• Humm... I have a question. How is that callq 61 <func2+0x44> is dumper as e8 00 00 00 00? I mean, e8 does mean call, but where is the 61 <func2+0x44> comming from? – alexandernst Dec 12 '13 at 19:48
  • In this case, objdump is run on a binary object so the compiler is not aware about the final virtual address of func1. It will be resolved during the linking process. In this case, it is filled with 0 until then. So objdump just shows you callq 61, 61 referring the next instruction. This has nothing to do with the generated binary (try with hexdump). However if you run objdump -d on the final a.out, you will notice the actual virtual address of func1 instead of 0. It may be more interesting in your case to show the assembly code that gcc builds by running gcc -S func.c && cat func.s – Ervadac Dec 12 '13 at 22:17

I only code for x86, and can give you some feedback for that architecture (the first two columns).

As to 3., if it's a kernel function (as opposed to, say, a libc function), you would use the kernel conventions (your column 2).

As to 1., correct, except that you wouldn't use ebx for the 6th argument. The traditional function prologue would push this argument assuming it were the actual ebp. So the cutoff is actually 5 arguments.

As to 2., if you have more than 5 arguments, you would store them consecutively in memory, and hand on a pointer to the beginning of this memory region in ebx.


As for the kernel calling convention, it uses registers for eficiency. Besides, a syscall is a special call that needs a priviledge level change, and calls that need a priviledge level change use a different stack, so the usual function prolog (push ebp, mov ebp,esp, etc.) is useless because ebp couldn't access any user parameter.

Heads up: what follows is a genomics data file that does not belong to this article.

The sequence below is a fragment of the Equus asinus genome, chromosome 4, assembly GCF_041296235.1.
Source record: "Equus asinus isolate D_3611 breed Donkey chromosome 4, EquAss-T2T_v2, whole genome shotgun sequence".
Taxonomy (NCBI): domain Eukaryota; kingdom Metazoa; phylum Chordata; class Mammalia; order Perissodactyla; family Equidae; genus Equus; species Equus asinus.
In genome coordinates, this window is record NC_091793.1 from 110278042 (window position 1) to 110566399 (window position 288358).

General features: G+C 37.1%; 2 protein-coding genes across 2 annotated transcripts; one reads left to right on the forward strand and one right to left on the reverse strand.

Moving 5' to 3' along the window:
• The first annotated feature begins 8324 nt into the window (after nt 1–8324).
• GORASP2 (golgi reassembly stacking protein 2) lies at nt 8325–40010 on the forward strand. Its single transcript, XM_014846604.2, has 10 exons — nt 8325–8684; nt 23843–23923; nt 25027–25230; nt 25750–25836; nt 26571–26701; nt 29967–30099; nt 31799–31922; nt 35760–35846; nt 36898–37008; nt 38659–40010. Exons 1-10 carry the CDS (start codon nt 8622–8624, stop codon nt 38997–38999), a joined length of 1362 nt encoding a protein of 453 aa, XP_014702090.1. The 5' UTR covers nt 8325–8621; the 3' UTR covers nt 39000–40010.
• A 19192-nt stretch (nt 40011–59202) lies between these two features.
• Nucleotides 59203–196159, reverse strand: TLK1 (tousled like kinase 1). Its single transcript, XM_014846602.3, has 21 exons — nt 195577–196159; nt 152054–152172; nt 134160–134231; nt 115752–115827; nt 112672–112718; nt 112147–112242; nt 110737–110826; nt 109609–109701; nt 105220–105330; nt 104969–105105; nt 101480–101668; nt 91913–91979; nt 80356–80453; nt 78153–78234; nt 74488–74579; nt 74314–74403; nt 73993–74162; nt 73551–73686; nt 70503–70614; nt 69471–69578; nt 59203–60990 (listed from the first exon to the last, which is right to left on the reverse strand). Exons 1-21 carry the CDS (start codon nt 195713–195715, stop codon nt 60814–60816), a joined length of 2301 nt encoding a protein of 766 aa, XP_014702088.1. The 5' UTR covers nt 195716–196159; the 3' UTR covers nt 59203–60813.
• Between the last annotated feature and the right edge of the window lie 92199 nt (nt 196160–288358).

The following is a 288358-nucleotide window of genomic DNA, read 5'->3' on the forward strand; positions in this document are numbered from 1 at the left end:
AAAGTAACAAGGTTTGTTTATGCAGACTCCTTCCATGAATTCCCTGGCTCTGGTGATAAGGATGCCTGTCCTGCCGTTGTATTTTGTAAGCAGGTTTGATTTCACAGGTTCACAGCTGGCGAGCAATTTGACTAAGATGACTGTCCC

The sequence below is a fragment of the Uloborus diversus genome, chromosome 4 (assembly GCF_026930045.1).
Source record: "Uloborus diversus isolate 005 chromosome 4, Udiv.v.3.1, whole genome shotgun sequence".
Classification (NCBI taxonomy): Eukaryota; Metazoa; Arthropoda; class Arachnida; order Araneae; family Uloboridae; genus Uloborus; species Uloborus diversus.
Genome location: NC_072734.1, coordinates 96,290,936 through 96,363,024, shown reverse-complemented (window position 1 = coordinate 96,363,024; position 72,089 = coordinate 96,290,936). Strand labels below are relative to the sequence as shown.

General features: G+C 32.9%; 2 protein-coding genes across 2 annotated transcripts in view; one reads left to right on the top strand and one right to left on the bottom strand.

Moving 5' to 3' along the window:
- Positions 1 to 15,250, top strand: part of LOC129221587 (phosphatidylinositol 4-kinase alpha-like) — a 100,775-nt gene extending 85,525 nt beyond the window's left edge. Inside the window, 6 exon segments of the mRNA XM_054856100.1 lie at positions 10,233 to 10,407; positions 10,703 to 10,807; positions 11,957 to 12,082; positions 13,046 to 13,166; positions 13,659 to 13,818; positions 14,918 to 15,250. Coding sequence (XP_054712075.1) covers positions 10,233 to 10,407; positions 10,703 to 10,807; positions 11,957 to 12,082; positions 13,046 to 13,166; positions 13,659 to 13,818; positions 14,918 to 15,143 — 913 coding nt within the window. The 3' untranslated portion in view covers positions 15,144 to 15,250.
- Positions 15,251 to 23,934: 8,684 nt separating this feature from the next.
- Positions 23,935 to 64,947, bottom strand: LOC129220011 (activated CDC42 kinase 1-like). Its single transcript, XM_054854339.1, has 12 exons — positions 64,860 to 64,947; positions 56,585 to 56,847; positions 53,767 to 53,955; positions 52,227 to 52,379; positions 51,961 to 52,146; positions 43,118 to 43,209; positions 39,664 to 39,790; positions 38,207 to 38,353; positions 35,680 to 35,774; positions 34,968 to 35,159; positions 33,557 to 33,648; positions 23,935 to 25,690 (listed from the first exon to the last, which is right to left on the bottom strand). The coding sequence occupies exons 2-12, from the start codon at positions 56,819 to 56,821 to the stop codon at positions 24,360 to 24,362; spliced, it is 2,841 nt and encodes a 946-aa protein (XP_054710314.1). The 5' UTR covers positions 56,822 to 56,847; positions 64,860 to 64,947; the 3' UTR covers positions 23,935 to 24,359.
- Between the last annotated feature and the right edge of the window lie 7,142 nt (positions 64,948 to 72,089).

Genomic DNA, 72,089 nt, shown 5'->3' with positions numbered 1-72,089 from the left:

A kernel function might peek the user stack to take the arguments it needs, but for some architectures, accessing user memory from kernel code is not as straight, or easy, or fast as it is in x86, and Linux is meant to be portable to many architectures. So registers, while they are somewhat limited in x86 architecture, is a convenient and fast method to pass arguments. If a syscall would need more than six arguments, one of them would be a pointer to a struct held in user memory. The kernel would use the copy_from_user() function to copy the structure into kernel memory, if needed (as it is usually done with ioctl() syscall, for example).

  • I'll be running that ASM code from inside my kernel module, so the code will already have priviledges. – alexandernst Dec 12 '13 at 18:27
  • Then, afaik, you'll be using the standard C calling convention: parameters pushed onto the stack, from right to left. That's how functions inside kernel modules are defined. – mcleod_ideafix Dec 12 '13 at 18:36
  • so I'll just push all my addresses to variables from right to left, then call myfunc and then pop whenever I need to get some variable, right? – alexandernst Dec 12 '13 at 18:38
  • Right, but you don't know for sure till you triy. You can always compile a kernel module with -S option and see what kind of assembler code it has generated, so you can be sure of how functions are dealt inside kernel code. – mcleod_ideafix Dec 12 '13 at 18:52

I don't know if this helps but check out Table 4 and Table 5 in Agner Fog's Calling conventions for different C++ compilers and operating systems. These give a nice summary of register usage and calling conventions for C++ different compilers and operating systems.

For x86-64: Windows and Linux only have one calling convention but they are different. Windows uses 6 registers and Linux 14 registers.

For x86: Windows and Linux use the same calling conventions, however, there are several calling conventions: cdecl, stdcall, pascal and fastcall. The conventions cdecl, stdcall, and pascal only use the stack while fastcall uses 2 (or three depending on the compiler) integer registers. The convention cdecl is the default.

Windows and Linux also have some different return registers. You have only list EAX and RAX but there is also e.g. XMM0 or YMMO or ST(0),...

These results are similar to what you have written for ASM.